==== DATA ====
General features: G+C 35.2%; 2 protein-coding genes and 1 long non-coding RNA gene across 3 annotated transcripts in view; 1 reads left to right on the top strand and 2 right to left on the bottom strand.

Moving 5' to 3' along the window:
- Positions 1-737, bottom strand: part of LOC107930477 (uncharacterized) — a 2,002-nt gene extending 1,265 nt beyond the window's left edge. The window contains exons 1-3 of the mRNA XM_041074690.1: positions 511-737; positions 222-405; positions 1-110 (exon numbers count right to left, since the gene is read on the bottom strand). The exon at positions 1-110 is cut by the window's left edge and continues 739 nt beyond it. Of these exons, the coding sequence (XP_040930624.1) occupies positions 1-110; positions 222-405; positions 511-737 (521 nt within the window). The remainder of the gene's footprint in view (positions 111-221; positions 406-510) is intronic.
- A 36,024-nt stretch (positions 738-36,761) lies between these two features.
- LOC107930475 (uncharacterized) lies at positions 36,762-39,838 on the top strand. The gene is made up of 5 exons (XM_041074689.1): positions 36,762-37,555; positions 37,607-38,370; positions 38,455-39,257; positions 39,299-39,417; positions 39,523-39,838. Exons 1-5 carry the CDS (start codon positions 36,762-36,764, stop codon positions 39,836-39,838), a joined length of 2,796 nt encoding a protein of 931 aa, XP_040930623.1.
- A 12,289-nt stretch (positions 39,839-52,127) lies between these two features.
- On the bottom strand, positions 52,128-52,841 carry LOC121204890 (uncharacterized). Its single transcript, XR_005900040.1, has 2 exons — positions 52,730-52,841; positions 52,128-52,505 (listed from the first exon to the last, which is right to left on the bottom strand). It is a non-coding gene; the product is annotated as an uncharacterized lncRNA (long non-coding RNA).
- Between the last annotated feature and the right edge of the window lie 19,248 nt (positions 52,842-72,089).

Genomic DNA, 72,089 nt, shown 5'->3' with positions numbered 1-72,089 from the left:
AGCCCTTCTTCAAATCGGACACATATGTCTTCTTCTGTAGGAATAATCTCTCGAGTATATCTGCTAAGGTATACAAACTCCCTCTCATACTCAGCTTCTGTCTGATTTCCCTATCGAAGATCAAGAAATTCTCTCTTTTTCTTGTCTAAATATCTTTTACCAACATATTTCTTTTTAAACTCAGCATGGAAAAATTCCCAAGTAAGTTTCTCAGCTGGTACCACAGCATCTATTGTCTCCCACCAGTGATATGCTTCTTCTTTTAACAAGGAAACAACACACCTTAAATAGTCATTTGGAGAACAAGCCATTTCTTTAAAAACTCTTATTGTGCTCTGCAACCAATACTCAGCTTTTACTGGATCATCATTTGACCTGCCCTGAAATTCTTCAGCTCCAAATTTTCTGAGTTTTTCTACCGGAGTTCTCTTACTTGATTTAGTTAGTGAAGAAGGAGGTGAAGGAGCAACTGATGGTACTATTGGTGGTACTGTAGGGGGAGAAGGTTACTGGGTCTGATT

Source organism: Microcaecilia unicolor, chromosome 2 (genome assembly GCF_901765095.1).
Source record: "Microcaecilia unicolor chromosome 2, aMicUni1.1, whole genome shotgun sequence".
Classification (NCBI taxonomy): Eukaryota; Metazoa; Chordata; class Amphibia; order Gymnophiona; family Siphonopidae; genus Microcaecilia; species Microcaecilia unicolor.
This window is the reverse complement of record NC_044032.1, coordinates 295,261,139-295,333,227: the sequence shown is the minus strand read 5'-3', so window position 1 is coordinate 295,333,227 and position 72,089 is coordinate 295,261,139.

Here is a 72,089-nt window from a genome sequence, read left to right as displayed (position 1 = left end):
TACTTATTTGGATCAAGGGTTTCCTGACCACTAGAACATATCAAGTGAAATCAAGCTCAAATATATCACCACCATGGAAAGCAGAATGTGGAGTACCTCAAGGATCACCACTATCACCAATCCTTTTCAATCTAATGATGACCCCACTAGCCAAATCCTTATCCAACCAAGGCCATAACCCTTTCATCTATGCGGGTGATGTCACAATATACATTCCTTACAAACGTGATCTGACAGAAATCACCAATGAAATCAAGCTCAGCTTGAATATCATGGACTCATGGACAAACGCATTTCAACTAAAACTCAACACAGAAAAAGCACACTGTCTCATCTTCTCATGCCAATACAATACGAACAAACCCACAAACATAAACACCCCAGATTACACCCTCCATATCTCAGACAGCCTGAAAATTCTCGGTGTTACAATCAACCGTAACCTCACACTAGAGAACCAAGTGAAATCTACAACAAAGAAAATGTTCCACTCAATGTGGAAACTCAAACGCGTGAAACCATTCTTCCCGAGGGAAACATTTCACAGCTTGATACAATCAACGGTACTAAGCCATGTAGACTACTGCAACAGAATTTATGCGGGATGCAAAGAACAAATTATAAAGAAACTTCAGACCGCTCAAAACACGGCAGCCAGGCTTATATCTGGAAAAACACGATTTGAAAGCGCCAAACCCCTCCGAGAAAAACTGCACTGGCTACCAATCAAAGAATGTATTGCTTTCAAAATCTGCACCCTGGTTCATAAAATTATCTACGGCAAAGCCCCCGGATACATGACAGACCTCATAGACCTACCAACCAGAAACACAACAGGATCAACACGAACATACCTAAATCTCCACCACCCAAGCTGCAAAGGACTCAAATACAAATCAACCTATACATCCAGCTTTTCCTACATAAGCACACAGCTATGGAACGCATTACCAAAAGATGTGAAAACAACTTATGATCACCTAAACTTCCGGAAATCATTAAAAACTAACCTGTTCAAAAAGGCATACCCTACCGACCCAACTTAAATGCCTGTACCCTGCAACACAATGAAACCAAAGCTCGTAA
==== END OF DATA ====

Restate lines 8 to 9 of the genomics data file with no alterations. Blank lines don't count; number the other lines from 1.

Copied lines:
- Between the last annotated feature and the right edge of the window lie 19,248 nt (positions 52,842-72,089).

Genomic DNA, 72,089 nt, shown 5'->3' with positions numbered 1-72,089 from the left: